Ordinance F would have a smaller immediate impact than Proposition D, as all existing dispensaries would at least be given a chance to stay in business. Still, while some dispensaries would eventually be forced to close because they can’t meet all of the requirements, it might not be enough to completely address the concerns of lawmakers and community members that there are simply too many centers. So there could be ongoing pressure on the industry.
Additionally, Los Angeles would remain a fairly sizable target for the federal government, which has been cracking down on medical marijuana businesses.
Supporters behind a third proposal on the ballot – Initiative Ordinance E – have essentially abandoned the measure a shifted their support to Proposition D, which is similar.
While each measure has supporters and opponents within the medical cannabis industry, some MMJ organizations are pushing for all of the ordinances. The California chapter of the National Organization for the Reform of Marijuana Laws (NORML) recommends voting yes on each of the three proposals to avoid a “tragedy” that would arise if all of them fail.
The good news is that none of the measures call for a complete ban on medical marijuana dispensaries, something the Los Angeles City Council actually pushed through last year before rescinding it when faced with the possibility of a costly and time-consuming referendum.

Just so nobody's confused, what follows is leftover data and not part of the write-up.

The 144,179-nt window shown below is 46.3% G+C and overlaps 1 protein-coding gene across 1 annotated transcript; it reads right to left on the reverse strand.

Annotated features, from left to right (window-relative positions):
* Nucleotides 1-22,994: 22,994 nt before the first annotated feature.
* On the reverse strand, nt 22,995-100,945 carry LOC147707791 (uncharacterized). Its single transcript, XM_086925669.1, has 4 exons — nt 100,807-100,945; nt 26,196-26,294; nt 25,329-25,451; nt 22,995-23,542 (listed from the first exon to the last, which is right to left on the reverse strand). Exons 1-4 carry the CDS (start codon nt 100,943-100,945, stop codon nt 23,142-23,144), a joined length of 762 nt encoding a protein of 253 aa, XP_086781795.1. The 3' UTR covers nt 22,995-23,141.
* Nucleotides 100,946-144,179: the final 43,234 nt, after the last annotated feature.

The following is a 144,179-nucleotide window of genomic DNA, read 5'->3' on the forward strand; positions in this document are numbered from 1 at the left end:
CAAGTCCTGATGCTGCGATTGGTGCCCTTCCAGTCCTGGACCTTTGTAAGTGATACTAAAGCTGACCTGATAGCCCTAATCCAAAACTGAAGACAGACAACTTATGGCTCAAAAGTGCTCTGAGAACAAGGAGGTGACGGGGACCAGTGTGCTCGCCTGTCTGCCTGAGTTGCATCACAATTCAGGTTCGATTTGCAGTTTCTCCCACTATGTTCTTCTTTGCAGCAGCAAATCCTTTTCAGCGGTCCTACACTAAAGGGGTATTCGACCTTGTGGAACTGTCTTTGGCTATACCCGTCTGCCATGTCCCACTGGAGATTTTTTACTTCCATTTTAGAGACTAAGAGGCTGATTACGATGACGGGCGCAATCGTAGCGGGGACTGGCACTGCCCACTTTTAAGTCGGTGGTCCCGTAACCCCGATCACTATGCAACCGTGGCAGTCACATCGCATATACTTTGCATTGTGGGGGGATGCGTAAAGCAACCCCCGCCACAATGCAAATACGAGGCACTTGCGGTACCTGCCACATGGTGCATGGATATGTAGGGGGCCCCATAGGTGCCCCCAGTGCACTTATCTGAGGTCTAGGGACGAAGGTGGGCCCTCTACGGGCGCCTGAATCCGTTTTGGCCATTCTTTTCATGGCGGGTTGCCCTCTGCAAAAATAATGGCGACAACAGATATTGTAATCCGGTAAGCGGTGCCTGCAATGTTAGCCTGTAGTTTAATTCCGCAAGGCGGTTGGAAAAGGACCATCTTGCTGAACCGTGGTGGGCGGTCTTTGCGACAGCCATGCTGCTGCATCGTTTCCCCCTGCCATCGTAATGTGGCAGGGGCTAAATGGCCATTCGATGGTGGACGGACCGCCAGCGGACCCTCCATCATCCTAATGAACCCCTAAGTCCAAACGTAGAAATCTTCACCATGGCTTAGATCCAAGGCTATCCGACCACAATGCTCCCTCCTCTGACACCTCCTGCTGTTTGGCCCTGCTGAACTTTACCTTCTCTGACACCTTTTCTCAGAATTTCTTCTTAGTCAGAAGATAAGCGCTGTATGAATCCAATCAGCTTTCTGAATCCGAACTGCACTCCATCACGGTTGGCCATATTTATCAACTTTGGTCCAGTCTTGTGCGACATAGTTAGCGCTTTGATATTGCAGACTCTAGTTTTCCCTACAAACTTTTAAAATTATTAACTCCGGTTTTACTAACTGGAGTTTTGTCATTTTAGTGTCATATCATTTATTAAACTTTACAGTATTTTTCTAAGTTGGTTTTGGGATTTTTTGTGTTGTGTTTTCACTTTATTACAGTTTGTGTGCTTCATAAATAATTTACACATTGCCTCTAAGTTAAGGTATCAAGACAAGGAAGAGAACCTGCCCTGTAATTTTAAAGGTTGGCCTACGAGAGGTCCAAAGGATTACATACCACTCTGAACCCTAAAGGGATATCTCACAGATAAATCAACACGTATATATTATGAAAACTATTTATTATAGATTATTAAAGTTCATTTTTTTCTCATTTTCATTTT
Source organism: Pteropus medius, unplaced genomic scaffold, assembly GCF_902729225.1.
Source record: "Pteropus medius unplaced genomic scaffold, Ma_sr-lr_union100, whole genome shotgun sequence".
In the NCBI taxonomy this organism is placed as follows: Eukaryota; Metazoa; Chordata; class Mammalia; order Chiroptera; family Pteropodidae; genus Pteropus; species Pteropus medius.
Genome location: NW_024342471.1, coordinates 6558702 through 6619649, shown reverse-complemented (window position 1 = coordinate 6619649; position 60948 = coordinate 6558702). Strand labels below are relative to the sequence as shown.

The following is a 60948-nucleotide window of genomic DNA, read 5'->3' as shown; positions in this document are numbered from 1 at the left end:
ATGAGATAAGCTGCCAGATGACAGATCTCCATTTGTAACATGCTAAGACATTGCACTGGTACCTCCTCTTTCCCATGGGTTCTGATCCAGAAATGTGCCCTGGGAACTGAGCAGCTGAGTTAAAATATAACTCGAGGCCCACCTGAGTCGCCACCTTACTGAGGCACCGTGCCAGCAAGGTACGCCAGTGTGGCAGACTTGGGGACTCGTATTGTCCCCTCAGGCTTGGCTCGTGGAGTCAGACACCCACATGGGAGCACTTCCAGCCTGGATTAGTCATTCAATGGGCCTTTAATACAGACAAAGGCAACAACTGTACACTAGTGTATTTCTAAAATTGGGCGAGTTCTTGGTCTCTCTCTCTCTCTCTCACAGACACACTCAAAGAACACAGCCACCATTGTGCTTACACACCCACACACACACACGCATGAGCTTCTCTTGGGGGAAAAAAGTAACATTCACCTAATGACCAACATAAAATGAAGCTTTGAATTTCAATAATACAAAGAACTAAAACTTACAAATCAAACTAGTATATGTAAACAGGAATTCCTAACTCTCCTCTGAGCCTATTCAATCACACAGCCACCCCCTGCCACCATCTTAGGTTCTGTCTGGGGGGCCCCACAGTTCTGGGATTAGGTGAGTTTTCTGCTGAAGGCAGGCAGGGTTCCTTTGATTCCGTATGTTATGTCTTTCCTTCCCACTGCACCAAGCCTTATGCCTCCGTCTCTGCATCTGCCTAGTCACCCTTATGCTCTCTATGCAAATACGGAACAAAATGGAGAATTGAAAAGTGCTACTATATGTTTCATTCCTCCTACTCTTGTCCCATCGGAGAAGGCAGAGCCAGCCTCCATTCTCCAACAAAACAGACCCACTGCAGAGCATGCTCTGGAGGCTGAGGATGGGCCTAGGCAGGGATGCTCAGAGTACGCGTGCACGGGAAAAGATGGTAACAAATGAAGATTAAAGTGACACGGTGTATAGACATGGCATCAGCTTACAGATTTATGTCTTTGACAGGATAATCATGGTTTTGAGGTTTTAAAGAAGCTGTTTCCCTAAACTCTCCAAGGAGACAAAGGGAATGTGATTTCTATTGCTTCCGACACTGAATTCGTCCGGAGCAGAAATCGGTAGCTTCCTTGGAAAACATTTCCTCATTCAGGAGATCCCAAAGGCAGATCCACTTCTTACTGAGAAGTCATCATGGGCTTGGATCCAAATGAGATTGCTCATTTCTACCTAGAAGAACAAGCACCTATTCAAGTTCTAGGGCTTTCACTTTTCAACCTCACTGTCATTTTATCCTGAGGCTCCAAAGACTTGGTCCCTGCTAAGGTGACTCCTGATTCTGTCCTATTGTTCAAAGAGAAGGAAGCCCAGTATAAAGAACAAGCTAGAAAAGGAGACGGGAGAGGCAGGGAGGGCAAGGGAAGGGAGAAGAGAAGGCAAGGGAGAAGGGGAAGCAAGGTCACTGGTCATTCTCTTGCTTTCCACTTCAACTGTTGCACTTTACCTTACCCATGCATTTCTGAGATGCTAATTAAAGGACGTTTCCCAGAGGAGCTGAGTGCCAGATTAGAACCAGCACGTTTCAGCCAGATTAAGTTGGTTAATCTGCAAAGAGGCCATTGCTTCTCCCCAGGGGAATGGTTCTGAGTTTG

However, a tricky situation could arise if more than one of the proposals gets more than the required 50 percent of the votes. In that case, the measure with the most overall votes wins, which is sure to create a great deal of controversy. On the other hand, it’s certainly possible that voters will strike down all three proposals, in which case city council would ultimately go back to the drawing board and try to come up with a workable solution.
Los Angeles has long struggled to effectively regulate the medical marijuana industry. After a proliferation of dispensaries popped up in a lax regulatory climate – soaring above 1,000 at one point – the city passed a measure in 2010 that was supposed to cut down the number of dispensaries to less than 100. But huge opposition from the industry as well as a court-ordered injunction, contradictory legal rulings and a lack of enforcement allowed the industry to continue operating virtually unchecked. Then came last year’s ban, which quickly dissolved when MMJ supporters gathered enough signatures to put their pro-dispensary measure on the ballot.
The chaos in Los Angeles is common in California’s medical marijuana industry, which has been at the center of the federal government’s MMJ crackdown in recent years. Chalk it up to the lack of statewide regulations on the industry, which have created a turbulent business climate with little or no rules.
On Monday, the California Senate passed a bill that could help stabilize the environment by introducing some basic statewide regulations on the industry and shielding compliant dispensaries from state prosecution, though cities could still set their own policies and rules.